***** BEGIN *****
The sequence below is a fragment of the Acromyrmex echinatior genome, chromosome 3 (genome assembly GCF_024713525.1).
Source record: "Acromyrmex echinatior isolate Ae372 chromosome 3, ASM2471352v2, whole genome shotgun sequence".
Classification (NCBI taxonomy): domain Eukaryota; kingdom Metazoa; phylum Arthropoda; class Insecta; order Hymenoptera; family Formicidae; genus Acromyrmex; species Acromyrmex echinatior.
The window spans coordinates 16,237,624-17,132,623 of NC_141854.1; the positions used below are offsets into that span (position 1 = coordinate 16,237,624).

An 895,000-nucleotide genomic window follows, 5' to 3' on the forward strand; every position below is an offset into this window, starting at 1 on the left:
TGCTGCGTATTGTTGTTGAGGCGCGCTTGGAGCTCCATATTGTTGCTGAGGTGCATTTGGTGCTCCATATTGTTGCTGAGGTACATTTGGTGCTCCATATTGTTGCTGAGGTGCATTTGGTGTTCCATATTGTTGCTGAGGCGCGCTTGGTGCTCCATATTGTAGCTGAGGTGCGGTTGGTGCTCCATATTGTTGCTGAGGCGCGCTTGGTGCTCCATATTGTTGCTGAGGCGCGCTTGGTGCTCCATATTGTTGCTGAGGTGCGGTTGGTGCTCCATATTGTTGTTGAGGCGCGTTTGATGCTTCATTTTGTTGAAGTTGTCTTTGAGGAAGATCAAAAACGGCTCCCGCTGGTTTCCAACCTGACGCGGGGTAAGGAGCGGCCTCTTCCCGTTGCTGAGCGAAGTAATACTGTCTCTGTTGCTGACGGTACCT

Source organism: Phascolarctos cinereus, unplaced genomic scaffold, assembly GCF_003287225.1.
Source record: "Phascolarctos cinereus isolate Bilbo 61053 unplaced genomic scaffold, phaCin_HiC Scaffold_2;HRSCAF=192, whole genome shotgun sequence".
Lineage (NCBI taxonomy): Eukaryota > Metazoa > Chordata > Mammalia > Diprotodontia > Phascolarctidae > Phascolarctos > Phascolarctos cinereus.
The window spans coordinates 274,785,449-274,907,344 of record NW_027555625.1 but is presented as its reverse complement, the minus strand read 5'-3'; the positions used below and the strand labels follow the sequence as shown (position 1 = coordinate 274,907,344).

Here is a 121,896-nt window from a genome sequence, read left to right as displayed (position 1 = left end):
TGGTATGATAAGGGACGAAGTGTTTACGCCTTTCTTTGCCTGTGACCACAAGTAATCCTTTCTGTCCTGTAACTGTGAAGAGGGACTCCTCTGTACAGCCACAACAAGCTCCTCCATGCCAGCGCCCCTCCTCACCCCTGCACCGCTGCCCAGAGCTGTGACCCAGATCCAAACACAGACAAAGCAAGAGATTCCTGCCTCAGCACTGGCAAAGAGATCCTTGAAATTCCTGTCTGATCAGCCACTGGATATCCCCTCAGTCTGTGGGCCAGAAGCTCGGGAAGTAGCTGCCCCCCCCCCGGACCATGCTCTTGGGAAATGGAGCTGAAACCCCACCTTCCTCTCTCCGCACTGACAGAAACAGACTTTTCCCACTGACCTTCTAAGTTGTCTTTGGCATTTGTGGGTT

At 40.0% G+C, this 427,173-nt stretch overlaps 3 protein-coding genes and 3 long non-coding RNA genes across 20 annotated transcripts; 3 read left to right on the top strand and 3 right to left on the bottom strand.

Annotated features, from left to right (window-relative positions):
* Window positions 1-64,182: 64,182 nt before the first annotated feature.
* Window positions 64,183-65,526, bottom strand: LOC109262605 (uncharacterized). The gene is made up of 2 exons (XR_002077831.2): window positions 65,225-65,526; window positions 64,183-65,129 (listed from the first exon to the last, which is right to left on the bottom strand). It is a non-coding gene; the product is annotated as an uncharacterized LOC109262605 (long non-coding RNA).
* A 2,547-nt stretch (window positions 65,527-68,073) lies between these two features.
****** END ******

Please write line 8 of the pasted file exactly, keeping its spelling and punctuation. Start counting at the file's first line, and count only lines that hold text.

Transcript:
Source record: "Phascolarctos cinereus isolate Bilbo 61053 unplaced genomic scaffold, phaCin_HiC Scaffold_2;HRSCAF=192, whole genome shotgun sequence".